That wasn’t Scalia’s style. He gave the speech that he prepared and that he intended to give, which was a dramatic laying down of the marker, complete with some ribbing of Meese and Bork by name, where he took issue with their formulation of originalism, which was original intent that judges should be guided by the original intent of a law. And Scalia here said, “I wouldn’t care and shouldn’t care if tomorrow some historian should discover a secret note in the handwriting of the framers that tells us what their secret intent was behind the Constitution. Their intent was what they wrote and what was enacted.” And therefore, Scalia, here in this moment on that Saturday, championed original meaning. And he couldn’t have laid down that marker with the risk that it posed to him to do so at that particular moment in time, were he not keenly aware of his ability as a leader of this movement help frame the terms of debate, which he was seeking to do.

SEAN SPEER: Let me ask a question that I wasn’t going to put to you, but I’d be remiss in light of your last answer if I didn’t. I’m afraid, James, that I didn’t know about the rupture in the personal relationship between Scalia and Robert Bork in the mid-1980s. What happened? How did they grow apart after Scalia had been a groomsman in Bork’s wedding and, as you say, so closely associated with him as key figures in this intellectual movement?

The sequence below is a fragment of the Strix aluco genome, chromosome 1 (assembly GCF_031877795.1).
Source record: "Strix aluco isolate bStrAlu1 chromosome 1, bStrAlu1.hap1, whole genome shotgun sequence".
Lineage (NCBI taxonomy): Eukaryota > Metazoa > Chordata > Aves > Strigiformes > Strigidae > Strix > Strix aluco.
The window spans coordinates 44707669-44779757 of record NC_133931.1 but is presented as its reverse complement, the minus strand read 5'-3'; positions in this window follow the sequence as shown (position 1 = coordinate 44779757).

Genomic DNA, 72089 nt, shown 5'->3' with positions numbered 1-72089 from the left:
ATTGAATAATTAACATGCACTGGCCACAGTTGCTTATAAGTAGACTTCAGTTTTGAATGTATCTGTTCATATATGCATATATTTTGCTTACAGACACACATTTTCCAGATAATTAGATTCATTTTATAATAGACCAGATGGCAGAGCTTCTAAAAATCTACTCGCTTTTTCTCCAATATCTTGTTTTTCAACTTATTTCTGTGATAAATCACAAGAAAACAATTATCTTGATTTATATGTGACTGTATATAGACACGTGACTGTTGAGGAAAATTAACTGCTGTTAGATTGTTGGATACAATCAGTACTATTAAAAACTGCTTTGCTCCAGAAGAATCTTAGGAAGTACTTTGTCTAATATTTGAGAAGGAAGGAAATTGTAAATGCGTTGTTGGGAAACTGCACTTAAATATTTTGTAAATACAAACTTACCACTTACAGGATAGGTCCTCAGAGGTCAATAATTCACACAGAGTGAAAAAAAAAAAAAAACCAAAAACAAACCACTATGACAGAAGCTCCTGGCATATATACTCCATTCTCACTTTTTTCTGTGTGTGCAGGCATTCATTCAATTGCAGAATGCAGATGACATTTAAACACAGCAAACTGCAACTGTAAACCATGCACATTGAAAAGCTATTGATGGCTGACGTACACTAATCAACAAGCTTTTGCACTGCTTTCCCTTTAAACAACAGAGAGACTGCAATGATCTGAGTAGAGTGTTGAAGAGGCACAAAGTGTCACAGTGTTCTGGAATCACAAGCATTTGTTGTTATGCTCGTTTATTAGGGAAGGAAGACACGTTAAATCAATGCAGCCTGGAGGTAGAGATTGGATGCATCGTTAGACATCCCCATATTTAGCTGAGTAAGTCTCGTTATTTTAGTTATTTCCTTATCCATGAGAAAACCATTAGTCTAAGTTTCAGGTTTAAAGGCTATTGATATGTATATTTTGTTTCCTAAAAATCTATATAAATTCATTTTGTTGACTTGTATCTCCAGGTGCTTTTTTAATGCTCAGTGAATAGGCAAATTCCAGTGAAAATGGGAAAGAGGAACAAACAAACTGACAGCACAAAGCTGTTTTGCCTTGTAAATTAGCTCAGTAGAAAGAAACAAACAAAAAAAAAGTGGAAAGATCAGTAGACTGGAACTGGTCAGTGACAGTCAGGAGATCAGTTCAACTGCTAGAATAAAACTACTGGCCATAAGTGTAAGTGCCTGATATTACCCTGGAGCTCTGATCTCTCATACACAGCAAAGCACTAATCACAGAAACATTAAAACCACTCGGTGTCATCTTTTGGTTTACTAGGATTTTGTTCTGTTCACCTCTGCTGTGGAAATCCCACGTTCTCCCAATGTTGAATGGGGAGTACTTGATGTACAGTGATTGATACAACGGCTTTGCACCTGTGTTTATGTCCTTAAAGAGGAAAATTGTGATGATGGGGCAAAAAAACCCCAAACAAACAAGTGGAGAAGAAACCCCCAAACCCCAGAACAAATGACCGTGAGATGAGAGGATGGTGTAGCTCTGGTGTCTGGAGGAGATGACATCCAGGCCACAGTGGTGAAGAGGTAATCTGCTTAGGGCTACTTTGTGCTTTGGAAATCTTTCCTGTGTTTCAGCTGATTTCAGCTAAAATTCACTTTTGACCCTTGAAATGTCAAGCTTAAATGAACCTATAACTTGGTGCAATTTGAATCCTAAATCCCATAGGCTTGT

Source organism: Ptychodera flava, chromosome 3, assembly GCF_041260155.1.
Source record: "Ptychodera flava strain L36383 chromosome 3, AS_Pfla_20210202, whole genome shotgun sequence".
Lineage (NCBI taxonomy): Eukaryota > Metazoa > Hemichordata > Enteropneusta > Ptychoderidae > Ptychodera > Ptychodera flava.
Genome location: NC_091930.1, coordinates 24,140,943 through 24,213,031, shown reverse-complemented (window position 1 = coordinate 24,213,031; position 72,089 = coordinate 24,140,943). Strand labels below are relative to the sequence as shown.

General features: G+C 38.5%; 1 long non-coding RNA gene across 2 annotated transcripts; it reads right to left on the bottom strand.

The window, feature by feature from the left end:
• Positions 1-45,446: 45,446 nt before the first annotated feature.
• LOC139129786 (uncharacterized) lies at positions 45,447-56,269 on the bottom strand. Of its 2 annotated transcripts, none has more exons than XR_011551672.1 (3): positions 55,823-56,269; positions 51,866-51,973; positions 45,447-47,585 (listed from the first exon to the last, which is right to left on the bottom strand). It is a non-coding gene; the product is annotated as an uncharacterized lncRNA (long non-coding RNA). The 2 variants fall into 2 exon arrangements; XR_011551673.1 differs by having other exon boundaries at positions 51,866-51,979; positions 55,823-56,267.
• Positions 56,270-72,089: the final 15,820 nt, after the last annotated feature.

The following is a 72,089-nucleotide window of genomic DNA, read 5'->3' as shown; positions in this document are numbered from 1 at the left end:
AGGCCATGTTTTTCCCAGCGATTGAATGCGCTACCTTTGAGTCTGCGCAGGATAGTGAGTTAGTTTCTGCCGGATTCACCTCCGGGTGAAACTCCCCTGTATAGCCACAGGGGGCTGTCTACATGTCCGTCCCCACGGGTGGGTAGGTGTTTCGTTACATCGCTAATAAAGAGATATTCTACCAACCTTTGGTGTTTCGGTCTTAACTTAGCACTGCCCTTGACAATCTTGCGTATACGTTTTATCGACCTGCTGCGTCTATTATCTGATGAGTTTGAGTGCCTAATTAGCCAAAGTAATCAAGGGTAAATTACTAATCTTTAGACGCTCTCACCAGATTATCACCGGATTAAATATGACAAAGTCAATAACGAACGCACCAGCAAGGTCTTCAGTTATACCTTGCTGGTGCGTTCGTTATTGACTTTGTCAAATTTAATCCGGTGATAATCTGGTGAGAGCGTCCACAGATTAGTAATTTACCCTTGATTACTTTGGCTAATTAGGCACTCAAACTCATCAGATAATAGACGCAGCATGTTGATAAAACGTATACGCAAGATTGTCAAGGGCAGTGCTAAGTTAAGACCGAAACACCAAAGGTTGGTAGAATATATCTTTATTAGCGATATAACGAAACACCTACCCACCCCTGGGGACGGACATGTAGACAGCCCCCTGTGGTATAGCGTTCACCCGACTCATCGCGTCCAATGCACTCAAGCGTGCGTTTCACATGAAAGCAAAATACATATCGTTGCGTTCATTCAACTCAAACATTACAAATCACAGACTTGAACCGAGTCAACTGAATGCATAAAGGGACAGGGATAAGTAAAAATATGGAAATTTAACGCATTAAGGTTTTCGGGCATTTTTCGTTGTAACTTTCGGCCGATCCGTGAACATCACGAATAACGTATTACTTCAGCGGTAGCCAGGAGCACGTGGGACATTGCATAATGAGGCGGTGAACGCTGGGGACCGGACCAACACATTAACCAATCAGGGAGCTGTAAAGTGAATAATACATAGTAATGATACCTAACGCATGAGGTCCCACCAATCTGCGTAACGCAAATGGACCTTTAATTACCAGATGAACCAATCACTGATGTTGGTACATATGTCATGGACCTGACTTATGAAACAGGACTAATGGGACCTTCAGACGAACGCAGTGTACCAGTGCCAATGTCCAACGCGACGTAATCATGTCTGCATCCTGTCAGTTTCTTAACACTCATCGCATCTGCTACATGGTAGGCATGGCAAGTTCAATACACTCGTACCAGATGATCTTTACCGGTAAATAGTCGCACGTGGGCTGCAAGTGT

JAMES ROSEN: Bork really was the godfather of the legal conservative revolution that started to take shape in response to the perceived excesses of the Warren Court. And Bork had already ascended to the number three position in the Justice Department, solicitor general of the United States, when Scalia was still a general counsel to the White House Office of Telecommunications Policy under the Nixon Administration, an important job. But it was through Bob Bork that Scalia got to make his one appearance before the Supreme Court as an advocate in 1976. It was partially through Bob Bork that Scalia wound up at AEI. And this story had never been reported until now, but it was through Bob Bork that Scalia was able to overcome internal opposition from someone else in the Reagan administration to take a seat on the D.C. Circuit.